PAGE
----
Providing a rare glimpse into his legendary life, Joe Namath reveals in a new book how he almost drank himself to death in his post-playing days.
The former New York Jets star says he drank excessively because a voice in his head told him to. To combat the urge, Namath came up with a name for the voice: Slick.
"Every now and then Slick whispers, but having a name for him makes me listen to him differently. And, health-wise, I'd probably be dead by now if I hadn't stopped drinking," Namath says in the book, "All the Way: My Life in Four Quarters."
Few athletes over the past half-century have garnered as much publicity as Namath, a flamboyant quarterback who became a cultural icon. He never has shied away from the spotlight, but he hasn't shared much in print. The book, released Tuesday, is his first autobiography in 50 years, according to his publicist.
It recounts in vivid detail the Jets' historic win over the Baltimore Colts in Super Bowl III, which Namath famously guaranteed. He weaves in his life story, providing stories about his life away from football -- his playboy image, his concern about post-football brain trauma and his battle with alcohol.
Namath, 75, recalls his infamous sideline interview in 2003 with ESPN's Suzy Kolber, during which he told the sideline reporter he wanted to kiss her. In the book, he calls that moment a turning point in his life.
"I saw it as a blessing in disguise," says Namath, who admitted to being drunk during the interview. "I had embarrassed my friends and family and could not escape that feeling. I haven't had a drink since.
"That shame is where I found my strength to deal with the addiction. With the help of my recovery, I learned that I had used my divorce as an excuse to go back to drinking. That knowledge made me a stronger individual."
At the behest of his then-wife, Deborah, Namath says he saw a psychologist in Brentwood, California, because of his drinking. But after each session, he says, he'd stop at a liquor store and buy a pint of vodka.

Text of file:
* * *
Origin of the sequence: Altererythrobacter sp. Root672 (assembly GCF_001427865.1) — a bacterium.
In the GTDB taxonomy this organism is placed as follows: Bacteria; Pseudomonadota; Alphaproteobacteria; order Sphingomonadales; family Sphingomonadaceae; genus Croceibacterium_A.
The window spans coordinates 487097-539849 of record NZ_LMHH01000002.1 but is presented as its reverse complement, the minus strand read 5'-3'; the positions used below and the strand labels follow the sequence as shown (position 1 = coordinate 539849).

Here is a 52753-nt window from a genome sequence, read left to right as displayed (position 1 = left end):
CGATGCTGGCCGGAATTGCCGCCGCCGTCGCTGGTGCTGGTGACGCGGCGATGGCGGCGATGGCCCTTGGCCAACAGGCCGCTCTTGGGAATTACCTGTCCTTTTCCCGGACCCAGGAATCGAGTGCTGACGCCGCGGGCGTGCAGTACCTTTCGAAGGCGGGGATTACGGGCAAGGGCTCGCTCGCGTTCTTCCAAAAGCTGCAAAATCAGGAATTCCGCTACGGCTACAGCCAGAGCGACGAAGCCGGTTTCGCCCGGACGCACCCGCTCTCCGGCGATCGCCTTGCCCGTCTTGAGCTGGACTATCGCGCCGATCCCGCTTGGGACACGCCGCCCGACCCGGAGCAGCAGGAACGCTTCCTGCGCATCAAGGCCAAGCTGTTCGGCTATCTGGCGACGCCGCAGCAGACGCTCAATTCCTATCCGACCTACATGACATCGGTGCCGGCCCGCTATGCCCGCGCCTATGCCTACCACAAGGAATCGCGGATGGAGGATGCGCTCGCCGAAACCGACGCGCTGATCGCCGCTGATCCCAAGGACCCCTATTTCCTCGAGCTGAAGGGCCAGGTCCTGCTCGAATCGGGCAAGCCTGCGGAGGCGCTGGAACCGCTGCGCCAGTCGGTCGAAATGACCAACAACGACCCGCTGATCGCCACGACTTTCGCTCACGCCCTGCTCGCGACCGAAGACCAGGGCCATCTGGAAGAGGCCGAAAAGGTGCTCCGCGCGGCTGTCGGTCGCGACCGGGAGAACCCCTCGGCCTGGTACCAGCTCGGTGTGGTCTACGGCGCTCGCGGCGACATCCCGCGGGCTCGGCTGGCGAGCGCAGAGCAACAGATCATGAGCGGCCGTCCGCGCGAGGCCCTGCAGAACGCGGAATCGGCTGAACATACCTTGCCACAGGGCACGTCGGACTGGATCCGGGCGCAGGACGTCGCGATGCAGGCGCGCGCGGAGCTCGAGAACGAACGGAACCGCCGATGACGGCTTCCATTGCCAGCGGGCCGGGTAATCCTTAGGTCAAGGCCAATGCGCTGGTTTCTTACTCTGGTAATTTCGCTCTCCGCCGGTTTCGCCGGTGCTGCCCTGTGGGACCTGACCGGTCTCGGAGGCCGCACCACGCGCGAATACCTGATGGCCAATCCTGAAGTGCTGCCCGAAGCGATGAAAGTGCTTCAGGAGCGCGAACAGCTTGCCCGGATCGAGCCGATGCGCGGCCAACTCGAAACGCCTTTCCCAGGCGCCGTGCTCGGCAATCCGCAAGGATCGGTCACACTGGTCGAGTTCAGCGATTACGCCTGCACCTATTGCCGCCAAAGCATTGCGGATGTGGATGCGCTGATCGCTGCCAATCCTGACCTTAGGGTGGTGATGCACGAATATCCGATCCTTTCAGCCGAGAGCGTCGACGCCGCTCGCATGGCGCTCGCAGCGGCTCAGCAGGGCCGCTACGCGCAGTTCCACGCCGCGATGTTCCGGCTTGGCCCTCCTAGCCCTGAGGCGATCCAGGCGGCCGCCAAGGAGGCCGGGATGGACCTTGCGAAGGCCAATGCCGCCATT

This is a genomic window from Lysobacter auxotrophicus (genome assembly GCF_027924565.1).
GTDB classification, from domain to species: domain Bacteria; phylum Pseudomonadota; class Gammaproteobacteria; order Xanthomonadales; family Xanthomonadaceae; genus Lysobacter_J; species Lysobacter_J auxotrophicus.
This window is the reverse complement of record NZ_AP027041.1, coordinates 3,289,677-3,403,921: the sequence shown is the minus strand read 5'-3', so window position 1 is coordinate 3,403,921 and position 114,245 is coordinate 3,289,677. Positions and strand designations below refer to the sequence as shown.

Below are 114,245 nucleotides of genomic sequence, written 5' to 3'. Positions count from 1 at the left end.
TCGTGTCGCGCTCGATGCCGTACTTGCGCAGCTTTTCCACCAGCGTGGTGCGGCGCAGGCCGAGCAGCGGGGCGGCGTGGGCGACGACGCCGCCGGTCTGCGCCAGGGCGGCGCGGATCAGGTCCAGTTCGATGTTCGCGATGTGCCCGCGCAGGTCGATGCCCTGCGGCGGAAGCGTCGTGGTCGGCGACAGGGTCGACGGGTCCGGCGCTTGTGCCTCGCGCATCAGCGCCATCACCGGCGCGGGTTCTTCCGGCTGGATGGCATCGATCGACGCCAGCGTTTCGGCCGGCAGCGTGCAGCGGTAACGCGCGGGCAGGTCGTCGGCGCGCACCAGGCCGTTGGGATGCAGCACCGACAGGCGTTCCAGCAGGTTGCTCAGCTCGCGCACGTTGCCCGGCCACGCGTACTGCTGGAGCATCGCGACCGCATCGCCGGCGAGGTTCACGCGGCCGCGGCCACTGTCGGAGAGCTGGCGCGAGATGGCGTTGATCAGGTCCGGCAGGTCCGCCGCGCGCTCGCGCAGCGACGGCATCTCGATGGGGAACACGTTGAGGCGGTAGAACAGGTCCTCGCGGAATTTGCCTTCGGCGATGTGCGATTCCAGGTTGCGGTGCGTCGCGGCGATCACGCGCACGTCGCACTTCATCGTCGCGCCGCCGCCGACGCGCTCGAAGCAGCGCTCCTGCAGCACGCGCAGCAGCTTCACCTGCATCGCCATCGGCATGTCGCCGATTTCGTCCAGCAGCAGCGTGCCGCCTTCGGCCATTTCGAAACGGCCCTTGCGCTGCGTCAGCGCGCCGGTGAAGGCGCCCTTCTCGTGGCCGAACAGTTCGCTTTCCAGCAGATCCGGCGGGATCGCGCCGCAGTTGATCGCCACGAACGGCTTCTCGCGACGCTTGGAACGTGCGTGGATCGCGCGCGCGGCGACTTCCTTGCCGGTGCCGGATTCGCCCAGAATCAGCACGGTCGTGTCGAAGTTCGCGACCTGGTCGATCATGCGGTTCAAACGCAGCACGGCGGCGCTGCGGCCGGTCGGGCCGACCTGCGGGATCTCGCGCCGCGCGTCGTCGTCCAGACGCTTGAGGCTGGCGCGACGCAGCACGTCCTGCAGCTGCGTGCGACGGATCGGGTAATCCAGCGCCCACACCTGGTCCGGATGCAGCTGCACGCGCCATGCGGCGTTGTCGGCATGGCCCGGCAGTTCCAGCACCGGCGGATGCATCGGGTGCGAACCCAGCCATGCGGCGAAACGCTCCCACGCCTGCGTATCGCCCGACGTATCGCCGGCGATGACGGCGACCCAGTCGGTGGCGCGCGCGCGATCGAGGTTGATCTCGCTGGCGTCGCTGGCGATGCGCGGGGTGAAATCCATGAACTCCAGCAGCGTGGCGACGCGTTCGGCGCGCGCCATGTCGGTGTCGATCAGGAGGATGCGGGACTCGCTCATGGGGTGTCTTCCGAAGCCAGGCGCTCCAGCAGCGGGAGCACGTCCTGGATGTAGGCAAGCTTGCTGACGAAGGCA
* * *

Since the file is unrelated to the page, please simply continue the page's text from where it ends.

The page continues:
"I thought I could get away with that, but she could smell it," he says.
They were divorced in 2000, which exacerbated the problem, Namath says.
"The drinking was what would kick my butt for a long time," he says. "I believe any of us can be brought to our knees whether from physical or emotional pain. Over the years, I learned how fragile we humans can be. Emotionally, I used that as an excuse to start drinking again. ... I would drink all day sometimes."
Namath was a legendary lady's man in his playing days, frequenting clubs across Manhattan. Although he doesn't kiss and tell in the book, he gives some insight into his nocturnal habits. He says he typically stayed out until 3 a.m. on weekdays during the season, thankful that coach Weeb Ewbank held late practices.
"I was in my early 20s when this fame hit, living in one of the sexiest cities in the world," he says. "So it felt natural to turn toward it and not shy away. I enjoyed the company of ladies and, man, were there a lot of places servicing the singles crowd."
Namath, inducted into the Pro Football Hall of Fame in 1985, also touches on the concussion issue, saying he suffered "at least a handful" during his career.
He says he became concerned about his own health after witnessing the "heartbreaking" decline of former Jets teammate Dave Herman, who is battling traumatic brain issues. That, combined with the suicides of former NFL players Dave Duerson and Junior Seau, prompted Namath to undergo hyperbaric oxygen therapy at Jupiter Medical Center in Florida.
"I don't know where I would be today without taking those [hyperbaric] dives because there is absolutely no doubt about the improvement," he says.